How exactly is our skin put together and what are its functions? First of all, your skin consists of three skin layers. Each layer has its own function. For example, one layer protects against external influences and the other plays a role in regulating our body temperature. In this article we explain to you in detail how this works. Did you know that our skin is the largest organ in our body? Its surface area in adults can be as much as 1.5 to 2 square meters and covers 15 to 20% of the body weight.
Three layers of skin
Our skin consists of three layers of skin, namely: the Epidermis, the Dermis and the subcutaneous connective tissue. These three skin layers consist of several layers each and all have its own function.
The epidermis forms our outermost layer of skin which means that this is the layer you can see. It consists of 5 layers, namely: the Stratum Basale, Stratum Spinosum, Stratum Granulosum, Stratum Lucidum and the Stratum Corneum.
1. The Stratum Basale
The Stratum Basale is a layer of stem cells in which cell division takes place of keratinocytes. We also get our skin color from this layer. This is because melanocytes produce melanin. (-> Melanin means pigment.)
2. Stratum Spinosum
The Stratum Spinosum is also called the spiny layer. The cells in this layer have lost their water and are no longer round in shape, but star-shaped with protuberances. That typifies the name of this skin layer. The Stratum Spinosum also contains Langerhans cells, which are part of our immune system.
3. Stratum Granulosum
The cells in this skin layer have a granular structure and is therefore also called the granular layer. This layer of our skin ensures that pathogens are blocked and no infection can take place.
4. Stratum Lucidum
This layer is also called translucent layer because of the fact that in this layer, there are only dead skin cells located. These dead skin cells are held together and transported to the Stratum Corneum.
5. Stratum Corneum
The top layer of the skin is the Stratum Corneum. This layer consists of dead skin cells and has a protective function. The Stratum Corneum protects us from bacteria or other external influences. The dead skin cells can also peel off, so that new skin cells can come on top. This is called dermal desquamation.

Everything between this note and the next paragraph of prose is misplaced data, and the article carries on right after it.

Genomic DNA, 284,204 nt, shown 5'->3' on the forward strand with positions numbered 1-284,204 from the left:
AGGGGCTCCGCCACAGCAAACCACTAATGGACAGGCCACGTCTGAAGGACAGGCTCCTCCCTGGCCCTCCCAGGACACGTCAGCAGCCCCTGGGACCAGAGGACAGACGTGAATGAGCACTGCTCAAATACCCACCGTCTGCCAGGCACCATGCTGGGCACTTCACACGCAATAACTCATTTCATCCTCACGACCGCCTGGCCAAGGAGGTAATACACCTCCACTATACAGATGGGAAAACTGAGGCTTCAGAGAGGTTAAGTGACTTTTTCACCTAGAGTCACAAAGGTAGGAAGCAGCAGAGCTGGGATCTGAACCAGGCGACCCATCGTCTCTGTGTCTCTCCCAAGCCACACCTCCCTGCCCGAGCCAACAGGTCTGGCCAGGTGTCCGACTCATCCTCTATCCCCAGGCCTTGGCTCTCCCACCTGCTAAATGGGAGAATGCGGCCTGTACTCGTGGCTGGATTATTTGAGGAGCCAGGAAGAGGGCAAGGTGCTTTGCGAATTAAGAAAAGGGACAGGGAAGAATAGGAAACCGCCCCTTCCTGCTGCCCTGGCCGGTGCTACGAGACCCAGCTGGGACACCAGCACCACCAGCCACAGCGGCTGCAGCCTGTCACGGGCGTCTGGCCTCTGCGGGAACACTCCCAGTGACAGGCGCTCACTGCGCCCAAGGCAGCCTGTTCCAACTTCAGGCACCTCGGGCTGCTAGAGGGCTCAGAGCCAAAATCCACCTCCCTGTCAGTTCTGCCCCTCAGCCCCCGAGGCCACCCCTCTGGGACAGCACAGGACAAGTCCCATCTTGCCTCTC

The Dermis contains our middle layer of skin and is a layer of connective tissue that lies beneath the epithelium of the skin. The Dermis contains sweat glands, hair roots, sebaceous glands, blood and lymph vessels, sensory cells and nerve endings. Changes in touch, temperature and pain are perceived through the free nerve endings.
Subcutaneous connective tissue
The subcutaneous connective tissue, in Latin Subcutis, is the last layer of the three layers of our skin. This layer is below the Dermis and consists mainly of connective tissue, fat cells, nerve fibers and blood vessels. The function of this skin layer is primarily to protect the body and serves as a storage place for energy and excess fat. Did you know that the fat cells in this skin layer also contribute to the regulation of our body temperature?
The subcutaneous connective tissue is everywhere on your body except for your eyelids, nipples, genitals, and shin. Here you can see that the skin is very thin. For men, the subcutaneous connective tissue is found mostly around the abdomen and shoulders where as for women, it is below the waist and around the thighs, hips and buttocks.